Stars always evolve in the universe in large groups, known as clusters. Astronomers distinguish these formations by their age and size. The question of how star clusters are created from interstellar gas clouds and why they then develop in different ways has now been answered by researchers...
more...

Souped-Up Telescope
For taking super sharp pictures of space, the go-to telescope is the Hubble, in orbit above the earth. But astronomers can't just use the space telescope whenever they feel like it; they have to bid for time on the badly oversubscribed instrument .. but now they can use the Lucky Camera...
more...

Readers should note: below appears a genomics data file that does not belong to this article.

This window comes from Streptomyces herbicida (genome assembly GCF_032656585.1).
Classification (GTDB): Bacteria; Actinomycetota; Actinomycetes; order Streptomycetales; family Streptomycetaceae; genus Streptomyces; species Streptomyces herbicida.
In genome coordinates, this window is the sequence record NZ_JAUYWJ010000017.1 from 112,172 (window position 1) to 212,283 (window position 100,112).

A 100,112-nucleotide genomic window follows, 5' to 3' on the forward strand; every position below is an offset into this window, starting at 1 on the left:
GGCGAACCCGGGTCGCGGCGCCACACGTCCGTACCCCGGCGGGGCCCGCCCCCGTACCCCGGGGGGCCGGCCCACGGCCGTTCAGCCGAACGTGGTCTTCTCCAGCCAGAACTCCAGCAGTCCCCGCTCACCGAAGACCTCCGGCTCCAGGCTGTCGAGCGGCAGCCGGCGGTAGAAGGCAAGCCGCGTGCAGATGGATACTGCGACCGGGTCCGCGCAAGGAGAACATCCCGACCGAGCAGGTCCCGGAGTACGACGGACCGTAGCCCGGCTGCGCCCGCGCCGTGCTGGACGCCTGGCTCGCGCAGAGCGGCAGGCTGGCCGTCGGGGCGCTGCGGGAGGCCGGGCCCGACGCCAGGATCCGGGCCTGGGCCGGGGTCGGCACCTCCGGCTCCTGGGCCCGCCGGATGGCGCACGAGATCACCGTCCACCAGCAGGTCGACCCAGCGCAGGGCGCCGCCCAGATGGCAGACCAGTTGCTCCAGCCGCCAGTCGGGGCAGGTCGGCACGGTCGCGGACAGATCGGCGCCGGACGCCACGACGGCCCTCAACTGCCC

Life on the New Planet?
On Tuesday, a team of European astronomers announced that they had not only found a new planet circling a comparatively nearby star in the constellation Libra, but that that planet is unexpectedly Earth-like
more...

 
  Do you want to learn more about the night sky and how to use telescopes and binoculars to see it better?..

My online course gives you all the essential information to be a good astronomer, without lots of jargon or difficult maths. You'll get loads of free bonuses and it also has videos and animations to help make the explanations clear and concise. So if you want to know what Sir Patrick wished for...

...please take a look at my eCourse called
'Basic Astronomy with a Telescope'. It's what Sir Patrick wished he'd had when he started out in astronomy!